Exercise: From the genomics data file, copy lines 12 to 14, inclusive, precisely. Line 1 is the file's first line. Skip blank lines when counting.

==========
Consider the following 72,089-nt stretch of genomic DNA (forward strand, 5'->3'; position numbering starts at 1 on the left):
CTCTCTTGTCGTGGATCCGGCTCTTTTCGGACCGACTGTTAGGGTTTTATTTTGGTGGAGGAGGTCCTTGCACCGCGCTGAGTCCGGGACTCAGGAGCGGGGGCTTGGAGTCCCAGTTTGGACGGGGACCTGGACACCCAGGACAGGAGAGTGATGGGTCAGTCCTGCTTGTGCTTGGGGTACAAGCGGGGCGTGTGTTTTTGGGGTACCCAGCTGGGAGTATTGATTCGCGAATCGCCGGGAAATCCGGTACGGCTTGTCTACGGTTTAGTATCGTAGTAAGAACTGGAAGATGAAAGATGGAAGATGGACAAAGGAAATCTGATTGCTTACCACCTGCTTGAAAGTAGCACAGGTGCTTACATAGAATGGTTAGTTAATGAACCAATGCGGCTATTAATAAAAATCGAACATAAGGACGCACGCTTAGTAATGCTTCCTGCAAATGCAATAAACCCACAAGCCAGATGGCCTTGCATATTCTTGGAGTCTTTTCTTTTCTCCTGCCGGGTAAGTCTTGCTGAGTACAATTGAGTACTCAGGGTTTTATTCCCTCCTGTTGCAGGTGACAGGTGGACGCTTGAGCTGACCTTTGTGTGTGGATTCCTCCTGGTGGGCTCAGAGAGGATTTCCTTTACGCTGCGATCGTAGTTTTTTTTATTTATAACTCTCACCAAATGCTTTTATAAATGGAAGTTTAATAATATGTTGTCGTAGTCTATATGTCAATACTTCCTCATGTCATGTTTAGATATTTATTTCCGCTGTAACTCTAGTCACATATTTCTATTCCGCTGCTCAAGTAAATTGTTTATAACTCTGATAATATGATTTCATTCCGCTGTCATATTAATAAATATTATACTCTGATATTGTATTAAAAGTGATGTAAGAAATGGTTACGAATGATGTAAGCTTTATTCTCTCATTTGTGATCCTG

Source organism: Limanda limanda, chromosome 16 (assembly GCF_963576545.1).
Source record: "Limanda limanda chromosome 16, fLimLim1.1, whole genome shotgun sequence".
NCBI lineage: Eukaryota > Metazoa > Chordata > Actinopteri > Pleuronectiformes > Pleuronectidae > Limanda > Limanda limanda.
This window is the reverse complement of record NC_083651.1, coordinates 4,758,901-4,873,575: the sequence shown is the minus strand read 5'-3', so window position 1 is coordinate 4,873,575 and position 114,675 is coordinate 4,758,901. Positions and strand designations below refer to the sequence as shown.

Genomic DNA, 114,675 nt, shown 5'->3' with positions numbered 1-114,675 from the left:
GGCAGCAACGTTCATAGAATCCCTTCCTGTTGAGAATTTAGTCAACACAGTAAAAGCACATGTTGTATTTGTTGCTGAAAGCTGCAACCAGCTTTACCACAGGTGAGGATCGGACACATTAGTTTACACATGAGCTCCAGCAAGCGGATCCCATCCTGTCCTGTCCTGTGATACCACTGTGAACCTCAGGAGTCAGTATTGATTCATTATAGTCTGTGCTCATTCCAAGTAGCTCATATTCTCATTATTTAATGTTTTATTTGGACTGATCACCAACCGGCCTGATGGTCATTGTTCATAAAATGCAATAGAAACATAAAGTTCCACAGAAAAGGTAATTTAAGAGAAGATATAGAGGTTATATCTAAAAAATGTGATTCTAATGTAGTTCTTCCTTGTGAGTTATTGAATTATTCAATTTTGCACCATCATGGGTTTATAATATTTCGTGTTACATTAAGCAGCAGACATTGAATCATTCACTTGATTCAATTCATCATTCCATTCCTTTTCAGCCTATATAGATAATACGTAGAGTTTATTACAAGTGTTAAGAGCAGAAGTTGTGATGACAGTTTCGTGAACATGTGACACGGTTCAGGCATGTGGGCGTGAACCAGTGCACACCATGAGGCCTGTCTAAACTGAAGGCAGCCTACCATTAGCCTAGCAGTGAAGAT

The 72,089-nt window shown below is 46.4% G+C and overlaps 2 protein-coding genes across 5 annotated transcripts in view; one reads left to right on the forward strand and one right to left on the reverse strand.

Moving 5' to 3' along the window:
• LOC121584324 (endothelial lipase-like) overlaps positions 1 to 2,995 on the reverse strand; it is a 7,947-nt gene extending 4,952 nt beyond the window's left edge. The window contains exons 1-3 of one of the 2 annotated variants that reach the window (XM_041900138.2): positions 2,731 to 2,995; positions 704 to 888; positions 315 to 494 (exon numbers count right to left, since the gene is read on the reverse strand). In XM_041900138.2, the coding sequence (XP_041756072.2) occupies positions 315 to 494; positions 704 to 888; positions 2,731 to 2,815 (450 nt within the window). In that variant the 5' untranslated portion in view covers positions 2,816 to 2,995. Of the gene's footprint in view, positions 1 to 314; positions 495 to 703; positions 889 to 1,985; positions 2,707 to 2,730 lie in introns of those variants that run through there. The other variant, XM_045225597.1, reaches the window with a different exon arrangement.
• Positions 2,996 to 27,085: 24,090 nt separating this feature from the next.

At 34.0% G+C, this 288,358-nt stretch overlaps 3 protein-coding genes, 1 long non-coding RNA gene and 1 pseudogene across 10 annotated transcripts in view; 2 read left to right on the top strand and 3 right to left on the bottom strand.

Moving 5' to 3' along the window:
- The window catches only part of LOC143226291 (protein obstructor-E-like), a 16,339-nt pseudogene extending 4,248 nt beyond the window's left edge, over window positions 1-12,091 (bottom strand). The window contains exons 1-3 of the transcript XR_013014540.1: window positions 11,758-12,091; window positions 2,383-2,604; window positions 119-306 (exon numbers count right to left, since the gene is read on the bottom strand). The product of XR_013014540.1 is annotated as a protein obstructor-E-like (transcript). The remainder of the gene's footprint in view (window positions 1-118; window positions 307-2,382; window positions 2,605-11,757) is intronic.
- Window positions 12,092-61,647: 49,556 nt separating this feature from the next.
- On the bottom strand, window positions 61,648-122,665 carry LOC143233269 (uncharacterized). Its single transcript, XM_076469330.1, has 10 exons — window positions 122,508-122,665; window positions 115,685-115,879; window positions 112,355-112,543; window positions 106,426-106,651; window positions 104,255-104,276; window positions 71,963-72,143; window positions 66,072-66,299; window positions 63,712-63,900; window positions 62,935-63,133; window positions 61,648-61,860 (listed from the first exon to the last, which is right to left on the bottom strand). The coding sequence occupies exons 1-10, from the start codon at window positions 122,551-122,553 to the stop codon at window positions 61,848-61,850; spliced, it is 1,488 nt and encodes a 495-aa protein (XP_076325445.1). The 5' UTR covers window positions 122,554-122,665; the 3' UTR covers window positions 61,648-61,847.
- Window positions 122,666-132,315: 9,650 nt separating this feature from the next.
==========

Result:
• Positions 2,996 to 27,085: 24,090 nt separating this feature from the next.

At 34.0% G+C, this 288,358-nt stretch overlaps 3 protein-coding genes, 1 long non-coding RNA gene and 1 pseudogene across 10 annotated transcripts in view; 2 read left to right on the top strand and 3 right to left on the bottom strand.

Moving 5' to 3' along the window: